Opposes vision of Heritage Park | VailDaily.com

Opposes vision of Heritage Park

Cindy Petrehn

Once upon a time Eagle County had a vision. It included open space, clean air, and minimal traffic, an environmentally friendly county offering a simple life in a nice place to live. But it seems, not anymore. It seems now that if you ask, you can build it in Eagle County.

We moved to the mountains to get away for the city. We moved to Edwards to live in a rural area.

There is a glut of housing now and an enormous amount of new housing approved. There are currently over 60 home-for-sale listings in Homestead alone, 240 new units approved for the Equestrian Center development and another 240 units just approved for the airport parcel in Avon, and that is only a portion of what is being built. The need is not there.

The proposed 24-unit Heritage Park is on 10 acres adjacent to Homestead and is a development that is not needed. It is double the density of the surrounding development of Homestead. The number of units do not fit on the tiny parcel that is now zoned agricultural and sits on the top of a steep hill.

That property was meant to be a single-family parcel when Homestead was built. The proposed development will have to offer overpriced homes on small parcels in order to justify the price of the land.

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The access to the Allen Parcel is the size of a driveway leading directly downhill into another driveway. That will be especially dangerous in the winter with icy roads. It will at least triple the traffic on the narrow Allen Circle and add to the crazy traffic in and out of homestead on a daily basis.

There are 17 homes on Allen Circle, and it is too busy now. It’s not safe for children or families now. Our one home has four vehicles. Add 24 units plus some with lock-offs and imagine the additional traffic. We will need stoplights to control the flow, and we might just as well move to Denver.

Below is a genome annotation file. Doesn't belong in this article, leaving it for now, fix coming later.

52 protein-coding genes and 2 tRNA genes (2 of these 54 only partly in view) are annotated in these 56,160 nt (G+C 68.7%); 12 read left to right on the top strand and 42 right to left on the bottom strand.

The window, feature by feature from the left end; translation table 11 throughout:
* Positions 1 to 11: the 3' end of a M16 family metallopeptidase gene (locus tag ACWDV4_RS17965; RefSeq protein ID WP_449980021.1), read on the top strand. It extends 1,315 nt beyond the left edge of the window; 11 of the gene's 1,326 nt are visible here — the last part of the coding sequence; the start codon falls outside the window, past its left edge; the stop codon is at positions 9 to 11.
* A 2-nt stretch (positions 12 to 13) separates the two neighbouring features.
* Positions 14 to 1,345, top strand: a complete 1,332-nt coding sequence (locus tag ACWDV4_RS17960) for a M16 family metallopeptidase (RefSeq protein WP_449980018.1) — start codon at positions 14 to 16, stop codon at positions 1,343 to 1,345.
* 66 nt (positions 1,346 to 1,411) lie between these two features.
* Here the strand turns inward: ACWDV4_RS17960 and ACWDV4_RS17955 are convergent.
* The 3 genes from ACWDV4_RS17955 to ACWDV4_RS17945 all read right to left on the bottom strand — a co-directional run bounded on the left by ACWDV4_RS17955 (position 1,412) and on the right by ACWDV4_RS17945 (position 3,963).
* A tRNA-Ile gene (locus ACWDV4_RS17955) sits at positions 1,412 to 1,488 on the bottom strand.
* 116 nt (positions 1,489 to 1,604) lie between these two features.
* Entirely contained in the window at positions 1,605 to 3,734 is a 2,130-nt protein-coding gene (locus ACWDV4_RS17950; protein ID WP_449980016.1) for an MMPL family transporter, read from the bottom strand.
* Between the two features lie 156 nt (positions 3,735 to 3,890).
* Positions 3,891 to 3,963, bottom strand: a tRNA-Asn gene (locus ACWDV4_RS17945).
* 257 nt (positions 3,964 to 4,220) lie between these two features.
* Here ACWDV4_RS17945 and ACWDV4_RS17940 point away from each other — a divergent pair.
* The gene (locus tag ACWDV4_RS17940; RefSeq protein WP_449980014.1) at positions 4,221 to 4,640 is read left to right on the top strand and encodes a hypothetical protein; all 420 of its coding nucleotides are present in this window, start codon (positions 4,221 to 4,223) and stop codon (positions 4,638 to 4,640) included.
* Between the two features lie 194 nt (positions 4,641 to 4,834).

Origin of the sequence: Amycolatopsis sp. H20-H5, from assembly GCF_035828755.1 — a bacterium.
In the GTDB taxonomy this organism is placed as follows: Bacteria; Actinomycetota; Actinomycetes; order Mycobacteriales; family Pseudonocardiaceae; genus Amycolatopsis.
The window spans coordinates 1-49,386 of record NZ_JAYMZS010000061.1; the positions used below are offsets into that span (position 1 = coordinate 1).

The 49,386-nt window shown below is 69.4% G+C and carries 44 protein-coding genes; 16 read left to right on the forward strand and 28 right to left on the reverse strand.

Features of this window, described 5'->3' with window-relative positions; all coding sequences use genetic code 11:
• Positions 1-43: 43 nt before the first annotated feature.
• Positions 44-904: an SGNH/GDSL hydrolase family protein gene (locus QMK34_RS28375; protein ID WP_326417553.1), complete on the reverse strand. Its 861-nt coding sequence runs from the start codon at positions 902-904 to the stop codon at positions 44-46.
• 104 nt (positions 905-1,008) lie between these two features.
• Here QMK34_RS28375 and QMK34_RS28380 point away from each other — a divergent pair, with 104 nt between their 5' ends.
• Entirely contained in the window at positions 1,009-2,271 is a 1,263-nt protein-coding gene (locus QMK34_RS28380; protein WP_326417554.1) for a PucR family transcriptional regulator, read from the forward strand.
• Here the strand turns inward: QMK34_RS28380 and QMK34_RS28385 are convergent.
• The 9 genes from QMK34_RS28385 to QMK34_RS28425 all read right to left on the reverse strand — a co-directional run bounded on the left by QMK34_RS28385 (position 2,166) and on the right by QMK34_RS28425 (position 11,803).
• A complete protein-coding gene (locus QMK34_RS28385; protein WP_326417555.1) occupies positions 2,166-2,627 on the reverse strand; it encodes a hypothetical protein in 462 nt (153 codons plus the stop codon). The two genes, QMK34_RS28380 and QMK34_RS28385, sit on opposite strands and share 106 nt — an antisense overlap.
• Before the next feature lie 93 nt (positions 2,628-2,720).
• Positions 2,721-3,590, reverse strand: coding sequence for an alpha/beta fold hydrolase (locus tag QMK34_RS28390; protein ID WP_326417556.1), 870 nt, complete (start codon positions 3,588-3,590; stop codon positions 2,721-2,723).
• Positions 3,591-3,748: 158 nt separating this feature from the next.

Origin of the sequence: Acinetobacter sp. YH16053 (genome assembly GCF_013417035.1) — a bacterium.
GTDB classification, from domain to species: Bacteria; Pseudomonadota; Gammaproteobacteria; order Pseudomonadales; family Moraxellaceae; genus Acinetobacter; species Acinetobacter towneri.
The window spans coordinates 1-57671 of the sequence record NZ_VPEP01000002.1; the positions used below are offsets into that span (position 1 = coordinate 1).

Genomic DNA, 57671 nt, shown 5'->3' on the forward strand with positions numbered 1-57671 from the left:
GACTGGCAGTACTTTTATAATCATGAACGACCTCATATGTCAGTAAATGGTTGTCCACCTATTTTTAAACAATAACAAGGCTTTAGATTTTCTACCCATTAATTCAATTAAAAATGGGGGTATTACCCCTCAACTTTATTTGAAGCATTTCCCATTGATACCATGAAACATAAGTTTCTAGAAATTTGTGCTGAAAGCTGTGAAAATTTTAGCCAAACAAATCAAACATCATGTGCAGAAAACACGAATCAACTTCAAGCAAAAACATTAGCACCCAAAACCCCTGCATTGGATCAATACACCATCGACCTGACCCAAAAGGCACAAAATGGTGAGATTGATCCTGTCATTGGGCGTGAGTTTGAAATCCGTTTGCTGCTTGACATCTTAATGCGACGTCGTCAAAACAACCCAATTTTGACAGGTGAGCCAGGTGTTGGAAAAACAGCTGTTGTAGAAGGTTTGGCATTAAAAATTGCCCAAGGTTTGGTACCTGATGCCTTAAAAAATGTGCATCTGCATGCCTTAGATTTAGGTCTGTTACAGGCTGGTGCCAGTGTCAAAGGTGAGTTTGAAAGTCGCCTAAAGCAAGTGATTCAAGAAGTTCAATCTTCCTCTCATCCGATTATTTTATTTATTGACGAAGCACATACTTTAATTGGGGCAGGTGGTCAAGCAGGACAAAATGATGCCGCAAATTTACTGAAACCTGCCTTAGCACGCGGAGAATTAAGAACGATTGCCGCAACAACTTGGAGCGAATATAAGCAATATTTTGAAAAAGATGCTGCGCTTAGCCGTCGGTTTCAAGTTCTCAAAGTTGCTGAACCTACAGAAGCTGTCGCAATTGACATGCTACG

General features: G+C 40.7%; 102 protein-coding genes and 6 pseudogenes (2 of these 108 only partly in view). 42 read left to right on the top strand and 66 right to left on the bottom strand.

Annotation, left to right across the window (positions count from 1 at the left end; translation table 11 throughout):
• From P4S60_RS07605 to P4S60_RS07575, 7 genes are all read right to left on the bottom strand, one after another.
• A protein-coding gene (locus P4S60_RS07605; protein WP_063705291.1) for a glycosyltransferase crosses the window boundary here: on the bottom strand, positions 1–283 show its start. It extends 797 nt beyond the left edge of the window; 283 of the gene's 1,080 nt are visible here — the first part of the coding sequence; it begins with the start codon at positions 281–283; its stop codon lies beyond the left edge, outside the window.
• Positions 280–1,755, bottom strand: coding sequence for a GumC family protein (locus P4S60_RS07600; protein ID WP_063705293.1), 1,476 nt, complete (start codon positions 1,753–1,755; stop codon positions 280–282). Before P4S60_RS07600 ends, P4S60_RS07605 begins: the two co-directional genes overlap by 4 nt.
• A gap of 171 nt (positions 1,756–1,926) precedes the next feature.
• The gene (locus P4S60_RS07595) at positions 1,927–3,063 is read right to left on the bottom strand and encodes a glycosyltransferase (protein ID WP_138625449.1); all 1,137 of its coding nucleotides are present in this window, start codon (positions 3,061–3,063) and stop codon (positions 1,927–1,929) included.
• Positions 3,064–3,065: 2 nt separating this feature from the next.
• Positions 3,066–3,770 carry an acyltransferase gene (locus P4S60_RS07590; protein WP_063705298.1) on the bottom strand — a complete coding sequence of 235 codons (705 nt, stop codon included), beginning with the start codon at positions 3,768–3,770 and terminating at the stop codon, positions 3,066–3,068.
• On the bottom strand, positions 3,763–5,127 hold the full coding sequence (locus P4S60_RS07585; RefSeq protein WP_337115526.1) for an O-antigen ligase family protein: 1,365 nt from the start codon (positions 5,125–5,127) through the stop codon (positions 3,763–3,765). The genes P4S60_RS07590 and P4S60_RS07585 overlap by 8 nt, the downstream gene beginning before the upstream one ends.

Is this really the vision of Eagle County? I believe that it is not. I trust that the Planning Commission and the county commissioners will send this back to the drawing board and put it within the guidelines of the surrounding areas. Including density, building height, traffic and overall need and purpose.

Please keep some vision for Eagle County and let it not be 20-20 hindsight.

Cindy L. Petrehn

Bush to blame

I’d like to add a few comments to Thomas Hohn’s Letter of May 24 regarding the Bush administration’s anti-environmental mission.

First, thank you for the summary of Bush’s actions. Maybe it will wake up some of the sleepy constituents in our area. Lord knows the media hasn’t bothered to cover these issues even though they affect us all so dramatically.

Here’s a few more points to add to the list:

n In the first weeks of the Bush presidency, White House Chief of Staff Andrew Card issued a memo to all federal departments to freeze all pending regulatory actions. Regulations that had not yet been published in the Federal Register were withdrawn, and all regulations not yet in affect were suspended for 60 days.

Since then, many of the environmental regulations passed before Bush took office have been weakened or killed. Is this even legal?

n Houston, Texas, is the most polluted metro area in the country, according to the EPA’s own statistics for 2001. If Bush won’t help clean up his home state, what hope does the country have?

n According to the EPA, mining activities on Western lands have polluted 40 percent of watersheds. Add to that the EPA’s assessment that more than 40 percent of all surveyed waterways in the United States are polluted and we have a big problem. Problem is, Bush opened Western lands to new mining, AND lowered standards for drinking water!

n Despite his public relations ploy to end U.S. dependence on foreign oil by drilling public lands, truth is energy and mining companies around the globe are getting permits through the new streamlined BLM permitting procedures that cut out public comment.

I invite all you skeptical readers out there to visit the Vermillion Basin in northwestern Colorado or Utah’s Redrock Canyonlands. Both these areas are threatened by new mining and drilling permits with no requirements that the land is returned to its pristine conditions when the operations are finished.

Better yet, go to nrdc.org and read the scathing 50-page report on all the ways our current administration is dooming us to undrinkable water and unbreathable air.

Lucy Costello


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